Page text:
I had the impression that the people assembled in front of the Frauenkirche were already looking toward a unified Germany. It was this prospect that filled them with enthusiasm, not so much the results of my negotiations. So while there was a surge of applause when I spoke of the free elections that were about to take place in the GDR, the enthusiasm that followed my mentioning of the prospects that would thereby open up was absolutely indescribable:
“You will have a freely elected government. Then the time will come for what I have called confederative structures, that is, joint government committees, so we can live in Germany with as much common ground as possible. And let me also say on this square, which is so rich in history, that my goal – should the historical hour permit it – remains the unity of our nation. And, dear friends, I know that we can achieve this goal and that the hour will come when we will work together towards it, provided that we do it with reason and sound judgment and a sense for what is possible.”
In order to keep the enthusiasm on the square from going overboard, I spoke very matter-of-factly of the long and difficult path to this common future, just as I had done in Berlin on November 10th:
“We, the Germans, do not live alone in Europe and in the world. One look at a map will show that everything that changes here will have an effect on all of our neighbors, those in the East and those in the West. There is no point if we fail to acknowledge that many of our neighbors view this path with concern and some even with fear. Nothing good can come of fear.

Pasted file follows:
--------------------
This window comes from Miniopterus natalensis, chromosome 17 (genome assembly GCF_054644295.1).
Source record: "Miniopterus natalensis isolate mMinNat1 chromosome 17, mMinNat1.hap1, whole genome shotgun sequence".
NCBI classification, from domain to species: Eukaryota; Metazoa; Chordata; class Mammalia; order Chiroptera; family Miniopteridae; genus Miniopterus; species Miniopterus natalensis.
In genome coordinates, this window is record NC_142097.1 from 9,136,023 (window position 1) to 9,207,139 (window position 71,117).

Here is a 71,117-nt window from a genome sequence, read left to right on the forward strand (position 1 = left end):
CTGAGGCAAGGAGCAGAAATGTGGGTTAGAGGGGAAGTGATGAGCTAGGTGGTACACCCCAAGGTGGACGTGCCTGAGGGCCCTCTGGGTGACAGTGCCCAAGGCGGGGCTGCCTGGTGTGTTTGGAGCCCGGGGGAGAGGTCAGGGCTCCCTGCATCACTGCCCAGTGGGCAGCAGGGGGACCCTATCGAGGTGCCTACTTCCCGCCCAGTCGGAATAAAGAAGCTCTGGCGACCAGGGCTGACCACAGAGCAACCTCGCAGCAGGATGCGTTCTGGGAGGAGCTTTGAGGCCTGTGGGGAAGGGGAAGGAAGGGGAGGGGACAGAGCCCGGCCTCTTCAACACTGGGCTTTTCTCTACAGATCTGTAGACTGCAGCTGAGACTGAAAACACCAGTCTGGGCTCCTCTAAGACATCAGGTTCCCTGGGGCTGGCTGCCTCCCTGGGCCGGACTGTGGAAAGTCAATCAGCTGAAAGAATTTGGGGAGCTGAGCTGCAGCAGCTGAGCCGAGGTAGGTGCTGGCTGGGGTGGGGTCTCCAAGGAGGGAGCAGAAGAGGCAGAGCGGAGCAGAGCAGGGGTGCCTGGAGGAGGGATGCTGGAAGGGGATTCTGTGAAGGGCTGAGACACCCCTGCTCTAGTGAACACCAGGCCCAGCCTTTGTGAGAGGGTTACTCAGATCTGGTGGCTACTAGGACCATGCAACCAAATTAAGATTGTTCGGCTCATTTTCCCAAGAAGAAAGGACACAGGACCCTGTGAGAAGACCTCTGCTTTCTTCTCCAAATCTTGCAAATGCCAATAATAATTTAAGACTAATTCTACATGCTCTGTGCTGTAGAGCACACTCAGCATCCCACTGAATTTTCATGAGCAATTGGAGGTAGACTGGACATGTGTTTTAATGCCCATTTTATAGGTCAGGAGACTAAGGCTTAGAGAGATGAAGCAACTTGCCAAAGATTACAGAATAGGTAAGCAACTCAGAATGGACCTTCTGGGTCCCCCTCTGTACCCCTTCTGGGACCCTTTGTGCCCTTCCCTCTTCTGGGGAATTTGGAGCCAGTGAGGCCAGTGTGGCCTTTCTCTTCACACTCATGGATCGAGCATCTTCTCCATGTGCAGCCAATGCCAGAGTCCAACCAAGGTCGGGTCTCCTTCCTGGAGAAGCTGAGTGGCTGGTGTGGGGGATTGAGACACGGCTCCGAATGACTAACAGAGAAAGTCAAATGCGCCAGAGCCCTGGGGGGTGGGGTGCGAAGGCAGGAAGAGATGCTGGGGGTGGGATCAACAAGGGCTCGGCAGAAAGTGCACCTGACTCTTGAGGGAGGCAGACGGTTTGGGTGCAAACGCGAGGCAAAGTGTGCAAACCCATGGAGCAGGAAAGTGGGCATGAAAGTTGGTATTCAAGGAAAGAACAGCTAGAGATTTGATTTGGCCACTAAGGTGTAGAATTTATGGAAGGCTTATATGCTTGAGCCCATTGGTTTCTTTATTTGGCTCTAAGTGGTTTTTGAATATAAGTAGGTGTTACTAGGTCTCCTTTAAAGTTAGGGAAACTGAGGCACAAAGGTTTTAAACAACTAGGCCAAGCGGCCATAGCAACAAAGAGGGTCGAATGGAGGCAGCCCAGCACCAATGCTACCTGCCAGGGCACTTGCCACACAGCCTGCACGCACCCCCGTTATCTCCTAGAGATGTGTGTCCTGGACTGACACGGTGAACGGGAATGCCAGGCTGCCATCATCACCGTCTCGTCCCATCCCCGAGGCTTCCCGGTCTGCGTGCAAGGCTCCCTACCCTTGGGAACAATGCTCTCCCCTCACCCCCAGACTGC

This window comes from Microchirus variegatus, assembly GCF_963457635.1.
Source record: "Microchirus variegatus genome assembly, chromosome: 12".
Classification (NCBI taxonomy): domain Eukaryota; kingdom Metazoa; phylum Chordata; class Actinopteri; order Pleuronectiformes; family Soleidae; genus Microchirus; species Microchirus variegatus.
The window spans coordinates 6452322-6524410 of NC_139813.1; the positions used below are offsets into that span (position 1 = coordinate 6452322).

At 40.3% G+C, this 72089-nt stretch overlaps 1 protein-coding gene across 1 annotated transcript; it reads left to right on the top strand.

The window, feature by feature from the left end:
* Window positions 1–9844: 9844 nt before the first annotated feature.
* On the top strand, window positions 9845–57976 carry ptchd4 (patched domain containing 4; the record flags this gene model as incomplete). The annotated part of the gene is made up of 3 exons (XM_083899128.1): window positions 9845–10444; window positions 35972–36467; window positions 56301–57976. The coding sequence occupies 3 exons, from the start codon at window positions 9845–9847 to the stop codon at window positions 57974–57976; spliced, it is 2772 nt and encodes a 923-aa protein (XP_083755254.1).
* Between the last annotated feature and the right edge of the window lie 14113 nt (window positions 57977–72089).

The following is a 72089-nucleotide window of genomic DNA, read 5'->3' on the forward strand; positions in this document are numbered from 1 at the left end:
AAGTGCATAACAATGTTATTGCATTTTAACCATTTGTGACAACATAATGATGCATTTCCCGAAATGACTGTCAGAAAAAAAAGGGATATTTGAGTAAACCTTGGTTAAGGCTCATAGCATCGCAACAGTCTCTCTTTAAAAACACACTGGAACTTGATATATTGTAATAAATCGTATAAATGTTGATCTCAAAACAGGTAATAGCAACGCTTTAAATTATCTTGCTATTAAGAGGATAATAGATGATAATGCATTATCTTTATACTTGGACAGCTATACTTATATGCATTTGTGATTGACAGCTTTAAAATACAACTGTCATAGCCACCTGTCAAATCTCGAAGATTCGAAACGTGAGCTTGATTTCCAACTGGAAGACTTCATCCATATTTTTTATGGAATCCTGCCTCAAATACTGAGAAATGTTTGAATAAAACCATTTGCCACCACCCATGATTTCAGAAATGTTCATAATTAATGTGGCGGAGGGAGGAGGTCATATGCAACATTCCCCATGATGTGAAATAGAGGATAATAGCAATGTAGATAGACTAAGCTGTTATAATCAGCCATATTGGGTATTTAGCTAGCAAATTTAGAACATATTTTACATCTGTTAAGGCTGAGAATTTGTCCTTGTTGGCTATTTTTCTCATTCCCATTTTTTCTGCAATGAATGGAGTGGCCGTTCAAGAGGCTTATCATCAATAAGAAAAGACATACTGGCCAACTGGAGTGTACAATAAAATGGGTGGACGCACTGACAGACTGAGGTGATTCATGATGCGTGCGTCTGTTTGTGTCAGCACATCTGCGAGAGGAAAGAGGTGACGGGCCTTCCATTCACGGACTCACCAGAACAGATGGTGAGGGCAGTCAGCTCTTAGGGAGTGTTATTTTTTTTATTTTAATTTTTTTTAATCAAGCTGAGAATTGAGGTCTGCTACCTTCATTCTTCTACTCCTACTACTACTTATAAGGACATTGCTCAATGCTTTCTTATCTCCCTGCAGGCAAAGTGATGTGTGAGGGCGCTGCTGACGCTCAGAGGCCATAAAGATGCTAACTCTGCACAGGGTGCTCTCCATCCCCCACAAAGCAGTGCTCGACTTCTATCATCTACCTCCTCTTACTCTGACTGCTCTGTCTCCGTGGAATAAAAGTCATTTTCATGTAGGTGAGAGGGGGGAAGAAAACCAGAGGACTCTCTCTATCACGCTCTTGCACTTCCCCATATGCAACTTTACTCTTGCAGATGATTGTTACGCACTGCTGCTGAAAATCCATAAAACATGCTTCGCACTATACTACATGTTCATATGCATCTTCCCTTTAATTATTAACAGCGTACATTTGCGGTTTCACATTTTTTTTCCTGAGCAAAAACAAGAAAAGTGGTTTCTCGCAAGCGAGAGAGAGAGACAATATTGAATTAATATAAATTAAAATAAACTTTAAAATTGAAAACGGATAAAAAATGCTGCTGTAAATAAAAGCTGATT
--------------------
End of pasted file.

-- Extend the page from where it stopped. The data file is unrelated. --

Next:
And still, as Germans we must say to our neighbors: In view of the history of this century, we understand some of these fears. We will take them seriously. For us, that means we wish to represent our interests as Germans. We say “yes” to the right to self-determination, which all peoples in the world should have, also the Germans. But, dear friends, this right to self-determination only makes sense for the Germans if we do not lose sight of the security needs of others. We want to enter a world with greater peace and greater freedom, which sees more cooperation with each other than opposition against each other. The house of Germany, our house, must be built under a European roof. That must be the goal of our policies. [ . . . ]
But, dear friends, true peace is not possible without freedom. That is why you are fighting and demonstrating for freedom in the GDR, and that is why we are supporting you, and that is why you have our solidarity. [ . . . ] Now it is up to us to continue peacefully along this path in the time ahead of us, to proceed with patience, sound judgment, and together with our neighbors. Let us work together toward this goal, let us help each other in a spirit of solidarity. From here in Dresden, I send my greetings to all our compatriots in the GDR and the Federal Republic of Germany.”
In closing, I called out to the crowd: “God bless our German fatherland!”
I was deeply moved, so it was very hard for me to conclude my speech. What would happen now? But the people remained calm; however, no one made any move to leave the square. Then something happened that signaled to everyone that it was time to go. An elderly woman climbed onto the podium, embraced me, started to cry, and said quietly: “We all thank you!”
The microphones were all still on and everyone could hear it. Then the people started to disperse. Exhausted and happy we hurried through the cordon of people to the cars that brought us back across the Elbe River.
[ . . . ]
Long after midnight, we walked to Hotel Bellevue, where I invited our small delegation to come to my room for a drink. Together we made a preliminary assessment of the last few hours, and I said once more, “I think we’ll do it; we’ll get unification. It’s rolling. I don’t think it can be stopped anymore, the people want it. The regime is definitely finished.”
Source: Helmut Kohl, Erinnerungen 1982-1990 [Recollections, 1982-1990]. Munich, 2005, pp. 1020-28.
Translation: Allison Brown